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Proposed US census categories on race and ethnicity leave some Jews in a confusing place

New Middle Eastern-North African category still isn’t specific enough to meet communities’ diverse needs, advocate says

The leader of an advocacy group for Sephardic and Mizrahi Jews is worried that a major change to how the United States gathers and analyzes racial and ethnic data would likely do little to address the concerns of Jewish communities that don’t fit neatly into most categories. 

The White House’s Office of Management and Budget released a document Jan. 27 outlining proposed changes to the government’s statistical standards on race and ethnicity. The changes would affect how data is collected in the census and other surveys across governmental agencies. Currently, the government includes six options: white, Black, Native American or Alaskan, Asian and Native Hawaiian or other Pacific Islander, as well as “other.” Under the proposed change, a new category would be created: Middle Eastern/North African (MENA). 

The category would include “all individuals who identify with one or more nationalities or ethnic groups with origins in the Middle East and North Africa,” including Israel. 

But that categorization still doesn’t meet the needs of all Jews, said Manashe Khaimov, president and CEO of the Sephardic American Mizrahi Initiative.

Khaimov, who is also an adjunct professor of Jewish studies at Queens College, part of the City University of New York, noted that even Ashkenazi Jews, who by and large identify as white on government forms, “were never identified by race” prior to coming to the United States, but were able to “pass” as white once they arrived. 

The census issue is further complicated, Khaimov said, by the fact that “Judaism is not a race. And it’s not a religion. It’s an ethnicity.”

The census does not include questions about religious affiliation but a 2021 Pew Research Center poll found that 92% of American Jews self-identified as white. 1% identified as Black non-Hispanic, 4% identified as Hispanic and the rest identified as “other.” 

Khaimov, who was not familiar with the proposed changes prior to being contacted by the Forward, said in previous censuses, he has not marked himself as being either Black or white. Instead, he wrote in Bukharian, an ethnic subgroup primarily composed of Persian Jews that also includes Jews from Afghanistan and Iran. For the 2020 census, his organization undertook a campaign to have people in the Queens community, which numbers roughly 70,000, write in their ethnicity as Bukharian.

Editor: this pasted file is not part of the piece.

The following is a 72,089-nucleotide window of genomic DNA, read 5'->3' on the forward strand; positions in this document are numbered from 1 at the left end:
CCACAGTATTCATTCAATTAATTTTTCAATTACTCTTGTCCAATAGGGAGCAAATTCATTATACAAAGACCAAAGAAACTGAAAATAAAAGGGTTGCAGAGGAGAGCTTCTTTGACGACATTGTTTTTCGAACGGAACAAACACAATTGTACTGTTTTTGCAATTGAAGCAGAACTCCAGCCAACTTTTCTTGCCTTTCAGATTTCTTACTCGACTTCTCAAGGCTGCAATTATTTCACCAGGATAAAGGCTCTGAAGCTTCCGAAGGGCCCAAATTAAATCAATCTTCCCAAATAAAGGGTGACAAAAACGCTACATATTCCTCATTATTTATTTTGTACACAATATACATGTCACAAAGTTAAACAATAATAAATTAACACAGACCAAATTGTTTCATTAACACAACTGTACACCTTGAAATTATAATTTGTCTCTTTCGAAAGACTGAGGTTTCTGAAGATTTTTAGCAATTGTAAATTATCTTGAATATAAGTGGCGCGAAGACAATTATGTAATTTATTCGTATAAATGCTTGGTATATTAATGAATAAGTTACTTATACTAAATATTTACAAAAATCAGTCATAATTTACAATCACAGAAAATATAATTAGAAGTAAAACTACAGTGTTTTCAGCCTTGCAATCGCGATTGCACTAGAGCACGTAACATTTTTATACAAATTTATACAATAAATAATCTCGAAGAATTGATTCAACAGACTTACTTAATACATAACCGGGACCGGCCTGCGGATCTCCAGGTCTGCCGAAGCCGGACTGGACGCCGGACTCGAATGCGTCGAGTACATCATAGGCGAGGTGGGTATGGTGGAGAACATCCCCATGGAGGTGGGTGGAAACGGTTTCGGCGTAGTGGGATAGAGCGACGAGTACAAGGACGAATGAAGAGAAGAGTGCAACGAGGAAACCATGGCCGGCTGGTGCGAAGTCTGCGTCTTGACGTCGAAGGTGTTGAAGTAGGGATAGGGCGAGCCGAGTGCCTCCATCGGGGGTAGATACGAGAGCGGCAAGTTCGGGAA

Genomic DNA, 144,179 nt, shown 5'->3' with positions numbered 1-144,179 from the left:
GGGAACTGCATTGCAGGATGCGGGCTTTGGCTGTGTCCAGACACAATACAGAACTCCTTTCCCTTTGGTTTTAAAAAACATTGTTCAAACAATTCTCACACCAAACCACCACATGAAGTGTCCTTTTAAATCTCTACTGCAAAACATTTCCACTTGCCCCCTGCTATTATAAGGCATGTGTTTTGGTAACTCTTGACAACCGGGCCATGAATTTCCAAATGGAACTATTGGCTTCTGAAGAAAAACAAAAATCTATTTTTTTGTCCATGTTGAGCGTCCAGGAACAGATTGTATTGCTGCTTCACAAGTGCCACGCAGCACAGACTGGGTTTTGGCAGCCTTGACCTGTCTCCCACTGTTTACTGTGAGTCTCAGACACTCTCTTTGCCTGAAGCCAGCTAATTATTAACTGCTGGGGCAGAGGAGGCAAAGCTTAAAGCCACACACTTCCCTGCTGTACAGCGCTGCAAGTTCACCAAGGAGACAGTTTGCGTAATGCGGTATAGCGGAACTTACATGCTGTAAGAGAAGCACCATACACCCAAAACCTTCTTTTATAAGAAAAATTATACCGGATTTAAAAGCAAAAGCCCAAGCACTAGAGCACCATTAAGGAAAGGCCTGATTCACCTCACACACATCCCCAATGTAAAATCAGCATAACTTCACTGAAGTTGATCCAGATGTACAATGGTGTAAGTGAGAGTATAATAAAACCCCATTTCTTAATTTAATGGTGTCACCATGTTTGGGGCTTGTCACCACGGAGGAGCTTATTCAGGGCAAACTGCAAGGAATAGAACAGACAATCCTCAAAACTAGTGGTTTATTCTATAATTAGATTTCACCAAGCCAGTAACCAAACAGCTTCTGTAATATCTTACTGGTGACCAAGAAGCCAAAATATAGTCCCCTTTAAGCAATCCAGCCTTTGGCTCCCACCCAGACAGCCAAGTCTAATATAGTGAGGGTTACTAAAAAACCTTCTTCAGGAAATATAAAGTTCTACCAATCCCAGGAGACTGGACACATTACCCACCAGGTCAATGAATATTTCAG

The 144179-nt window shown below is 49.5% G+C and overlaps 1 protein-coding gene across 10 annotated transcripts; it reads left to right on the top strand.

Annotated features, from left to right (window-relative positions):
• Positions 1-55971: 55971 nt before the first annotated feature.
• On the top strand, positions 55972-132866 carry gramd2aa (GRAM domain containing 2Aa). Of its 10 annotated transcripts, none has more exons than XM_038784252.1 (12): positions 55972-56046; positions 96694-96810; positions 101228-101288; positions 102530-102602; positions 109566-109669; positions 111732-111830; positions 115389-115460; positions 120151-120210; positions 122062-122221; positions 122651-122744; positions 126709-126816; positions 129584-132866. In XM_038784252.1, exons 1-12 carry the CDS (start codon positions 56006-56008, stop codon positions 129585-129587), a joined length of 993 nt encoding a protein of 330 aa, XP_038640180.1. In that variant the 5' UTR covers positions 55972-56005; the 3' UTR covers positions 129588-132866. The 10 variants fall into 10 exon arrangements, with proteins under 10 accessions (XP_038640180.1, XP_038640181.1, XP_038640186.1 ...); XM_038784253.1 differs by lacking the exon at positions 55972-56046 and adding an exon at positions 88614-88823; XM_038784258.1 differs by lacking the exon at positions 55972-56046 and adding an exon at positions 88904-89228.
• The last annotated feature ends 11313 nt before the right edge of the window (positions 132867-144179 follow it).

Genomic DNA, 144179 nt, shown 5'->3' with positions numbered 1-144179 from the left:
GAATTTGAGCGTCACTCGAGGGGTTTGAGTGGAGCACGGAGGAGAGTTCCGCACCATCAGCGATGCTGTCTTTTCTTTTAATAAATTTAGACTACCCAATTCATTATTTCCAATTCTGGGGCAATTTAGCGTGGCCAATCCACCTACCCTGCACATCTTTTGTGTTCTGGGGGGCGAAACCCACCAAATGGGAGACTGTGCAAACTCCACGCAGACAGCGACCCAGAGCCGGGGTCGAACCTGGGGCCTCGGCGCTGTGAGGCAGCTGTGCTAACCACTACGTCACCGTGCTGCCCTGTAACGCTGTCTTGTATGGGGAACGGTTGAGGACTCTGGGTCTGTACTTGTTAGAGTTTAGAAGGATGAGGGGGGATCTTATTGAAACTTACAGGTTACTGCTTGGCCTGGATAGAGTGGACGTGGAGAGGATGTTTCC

“We felt that we’d be able to (have) a bigger and stronger voice and also to show the actual need that we have in a community,” he said.

Census data is used in calculations for distributing governmental resources. Khaimov said the Bukhari community had struggles that include drug overuse and families living under the poverty line that might not have been recognized statistically if they identified as white. 

“Because of the neighborhood they live in, and because they’re putting themselves into a specific category, now we don’t see the number of them,” he said. He added that if resources could be allocated to Black and Latino communities, there is a concern that communities that are “in between” risk being overlooked. 

Even the new MENA category, he said, “is not specific enough.”

“I’m from Central Asia, and I’m not from North Africa, nor from the Middle East. So where do I put myself?”

The proposed changes were compiled over the past year by a working group composed of staffers from more than 20 federal agencies. In a White House blog post released last week, U.S. chief statistician Karin Orvis noted that the recommendations are not final and “do not represent the positions of OMB or the agencies participating on the Working Group.”

She encouraged people with concerns to provide feedback by April 12 via scheduled town halls or by contacting the working group to set up an appointment.

A spokesperson for the White House’s Office of Management and Budget declined to comment.

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